Meet the Composer: Vivek Haria
Hear Vivek’s composition in The Clements Prize final at Conway Hall on 17 October 2021!
Find out more / book tickets here.
Tell us a little bit about your background. How did you become a composer?
My route into composition wasn’t particularly unusual. I enjoyed listening to a lot of different genres of music when I was young and started out on the violin as my first instrument. Singing in my school choir for a while was also fun. I started to take music more seriously when I studied at the Junior Royal College of Music for a few years during my teens. I’d say that my exposure to a wider variety of music there and the occasional opportunity to perform a world premiere of a new work by a living composer was what inspired me most to write music, particularly for choirs and vocal ensembles.
We are all looking forward to hearing the piece you have written for The Clements Prize 2021. Could you say a little about it please? We’d love to hear about the inspiration behind the music, what you think of the string trio form…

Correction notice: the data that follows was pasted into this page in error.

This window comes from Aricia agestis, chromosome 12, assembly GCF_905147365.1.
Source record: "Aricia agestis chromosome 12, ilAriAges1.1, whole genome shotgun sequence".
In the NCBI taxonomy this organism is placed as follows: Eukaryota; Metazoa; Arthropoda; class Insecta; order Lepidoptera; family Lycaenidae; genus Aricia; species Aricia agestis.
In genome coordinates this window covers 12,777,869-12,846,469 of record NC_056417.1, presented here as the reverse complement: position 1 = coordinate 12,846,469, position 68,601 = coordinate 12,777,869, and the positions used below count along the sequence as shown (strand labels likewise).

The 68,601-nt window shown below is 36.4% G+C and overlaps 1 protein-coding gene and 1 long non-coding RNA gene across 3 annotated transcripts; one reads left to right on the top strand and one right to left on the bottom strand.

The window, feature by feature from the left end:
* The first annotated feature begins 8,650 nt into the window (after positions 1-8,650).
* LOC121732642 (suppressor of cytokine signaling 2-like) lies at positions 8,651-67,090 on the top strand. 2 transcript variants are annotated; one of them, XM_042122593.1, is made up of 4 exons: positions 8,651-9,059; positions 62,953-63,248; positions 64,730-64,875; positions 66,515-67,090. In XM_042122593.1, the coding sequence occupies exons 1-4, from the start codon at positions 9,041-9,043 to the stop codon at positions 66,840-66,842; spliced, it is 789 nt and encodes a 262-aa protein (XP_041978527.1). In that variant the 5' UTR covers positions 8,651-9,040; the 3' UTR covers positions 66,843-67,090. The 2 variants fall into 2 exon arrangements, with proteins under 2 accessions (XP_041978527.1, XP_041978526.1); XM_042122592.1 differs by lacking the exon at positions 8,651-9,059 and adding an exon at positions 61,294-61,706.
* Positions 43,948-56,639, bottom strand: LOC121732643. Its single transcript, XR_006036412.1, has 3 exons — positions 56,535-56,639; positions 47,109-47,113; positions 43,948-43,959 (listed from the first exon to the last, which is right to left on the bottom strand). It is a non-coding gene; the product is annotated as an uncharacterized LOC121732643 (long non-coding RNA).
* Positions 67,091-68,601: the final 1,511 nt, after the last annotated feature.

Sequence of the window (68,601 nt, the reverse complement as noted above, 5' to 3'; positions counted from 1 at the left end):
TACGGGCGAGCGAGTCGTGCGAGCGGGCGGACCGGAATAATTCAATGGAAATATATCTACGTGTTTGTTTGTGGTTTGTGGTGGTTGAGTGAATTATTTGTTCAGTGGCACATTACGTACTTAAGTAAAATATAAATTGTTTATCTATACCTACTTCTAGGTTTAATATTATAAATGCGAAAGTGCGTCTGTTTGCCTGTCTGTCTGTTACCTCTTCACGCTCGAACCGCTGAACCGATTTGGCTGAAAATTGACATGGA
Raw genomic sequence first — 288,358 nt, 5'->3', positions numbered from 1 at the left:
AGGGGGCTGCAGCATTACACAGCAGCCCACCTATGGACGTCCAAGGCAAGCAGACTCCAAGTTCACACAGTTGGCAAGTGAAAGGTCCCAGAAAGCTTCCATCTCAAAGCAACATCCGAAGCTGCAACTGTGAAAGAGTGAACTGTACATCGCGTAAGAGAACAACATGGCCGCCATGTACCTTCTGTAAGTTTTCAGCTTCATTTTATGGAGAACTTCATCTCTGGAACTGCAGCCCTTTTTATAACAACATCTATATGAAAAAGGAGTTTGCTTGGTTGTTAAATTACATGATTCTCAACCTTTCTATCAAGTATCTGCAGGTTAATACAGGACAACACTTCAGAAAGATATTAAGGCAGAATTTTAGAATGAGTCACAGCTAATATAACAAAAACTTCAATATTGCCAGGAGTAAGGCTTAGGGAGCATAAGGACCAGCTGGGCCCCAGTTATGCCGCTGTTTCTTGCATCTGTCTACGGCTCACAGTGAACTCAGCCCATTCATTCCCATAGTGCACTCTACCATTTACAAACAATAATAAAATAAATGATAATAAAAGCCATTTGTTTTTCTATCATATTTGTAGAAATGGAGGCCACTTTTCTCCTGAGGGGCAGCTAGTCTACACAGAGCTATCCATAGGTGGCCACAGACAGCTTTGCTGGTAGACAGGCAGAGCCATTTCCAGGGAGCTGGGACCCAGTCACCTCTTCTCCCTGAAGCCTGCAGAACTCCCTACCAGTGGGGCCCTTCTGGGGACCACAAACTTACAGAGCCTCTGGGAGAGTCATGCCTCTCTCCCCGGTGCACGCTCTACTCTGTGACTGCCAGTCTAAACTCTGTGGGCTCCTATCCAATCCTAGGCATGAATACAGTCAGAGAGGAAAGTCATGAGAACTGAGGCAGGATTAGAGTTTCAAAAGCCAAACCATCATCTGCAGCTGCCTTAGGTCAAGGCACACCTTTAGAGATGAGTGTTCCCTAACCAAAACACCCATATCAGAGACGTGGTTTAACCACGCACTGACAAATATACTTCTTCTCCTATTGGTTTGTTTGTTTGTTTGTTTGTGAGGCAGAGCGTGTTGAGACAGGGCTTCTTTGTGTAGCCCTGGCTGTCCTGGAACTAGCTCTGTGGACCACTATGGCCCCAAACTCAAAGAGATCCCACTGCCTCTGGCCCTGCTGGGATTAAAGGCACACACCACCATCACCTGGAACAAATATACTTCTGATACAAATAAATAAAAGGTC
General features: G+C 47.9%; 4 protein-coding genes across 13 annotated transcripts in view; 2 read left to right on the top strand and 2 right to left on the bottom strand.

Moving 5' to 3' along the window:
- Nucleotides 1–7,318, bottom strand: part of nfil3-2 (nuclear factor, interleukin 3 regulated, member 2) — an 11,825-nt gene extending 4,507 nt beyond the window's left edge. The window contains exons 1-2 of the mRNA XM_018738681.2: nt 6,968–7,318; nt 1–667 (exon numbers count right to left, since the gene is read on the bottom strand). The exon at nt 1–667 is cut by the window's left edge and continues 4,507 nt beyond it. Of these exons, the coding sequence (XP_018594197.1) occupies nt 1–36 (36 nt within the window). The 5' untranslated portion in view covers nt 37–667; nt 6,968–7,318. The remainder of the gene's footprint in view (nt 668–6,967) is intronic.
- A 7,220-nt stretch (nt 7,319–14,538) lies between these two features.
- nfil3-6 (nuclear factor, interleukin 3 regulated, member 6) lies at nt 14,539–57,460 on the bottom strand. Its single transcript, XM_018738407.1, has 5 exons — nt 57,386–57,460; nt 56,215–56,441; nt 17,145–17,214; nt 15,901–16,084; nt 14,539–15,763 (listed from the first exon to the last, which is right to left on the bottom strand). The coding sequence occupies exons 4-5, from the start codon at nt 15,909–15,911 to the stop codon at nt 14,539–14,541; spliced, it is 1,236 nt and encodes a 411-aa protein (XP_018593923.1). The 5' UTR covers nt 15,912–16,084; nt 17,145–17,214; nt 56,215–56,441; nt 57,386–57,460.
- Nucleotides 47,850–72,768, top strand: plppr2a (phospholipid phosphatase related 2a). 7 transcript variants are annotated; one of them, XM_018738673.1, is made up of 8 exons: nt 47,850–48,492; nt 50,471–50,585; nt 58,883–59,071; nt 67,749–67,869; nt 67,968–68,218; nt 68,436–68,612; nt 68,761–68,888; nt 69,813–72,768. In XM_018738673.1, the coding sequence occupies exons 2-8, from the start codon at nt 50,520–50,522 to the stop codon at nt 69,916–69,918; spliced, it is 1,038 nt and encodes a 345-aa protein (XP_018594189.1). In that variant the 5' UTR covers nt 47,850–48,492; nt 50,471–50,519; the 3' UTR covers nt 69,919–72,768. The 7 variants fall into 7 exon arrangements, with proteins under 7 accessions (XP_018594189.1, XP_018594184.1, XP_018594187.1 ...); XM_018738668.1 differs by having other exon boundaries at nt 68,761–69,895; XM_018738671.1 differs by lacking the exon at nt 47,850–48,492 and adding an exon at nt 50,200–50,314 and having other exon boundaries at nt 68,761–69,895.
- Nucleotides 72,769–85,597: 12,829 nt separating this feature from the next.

The lockdowns we’ve been forced to go through and living with my elderly grandmother at home have drastically changed how I perceive time as a process. I felt that I needed to write Ennui to capture this experience and to express the many fluctuations in my sanity over the course of the last 18 months or so. I’ve never written for this ensemble before so I’ve tried to experiment with the traditional melodic and harmonic roles one might typically be confronted with in a string trio. Each part is considered as a solo, imbued with its own character and identity.
What are your plans for the future? What are you going to write next? Do you have any performances coming up?
I’m working on a few projects at the moment whilst I’m at university with a few performances of my pieces around the country and even in the United States scheduled to come later this year! I’ve loved being a part of the Opera world, whether as a spectator or creator, so I hope to do something with the medium later in life. But if the pandemic has taught me anything, it’s not to make any firm plans!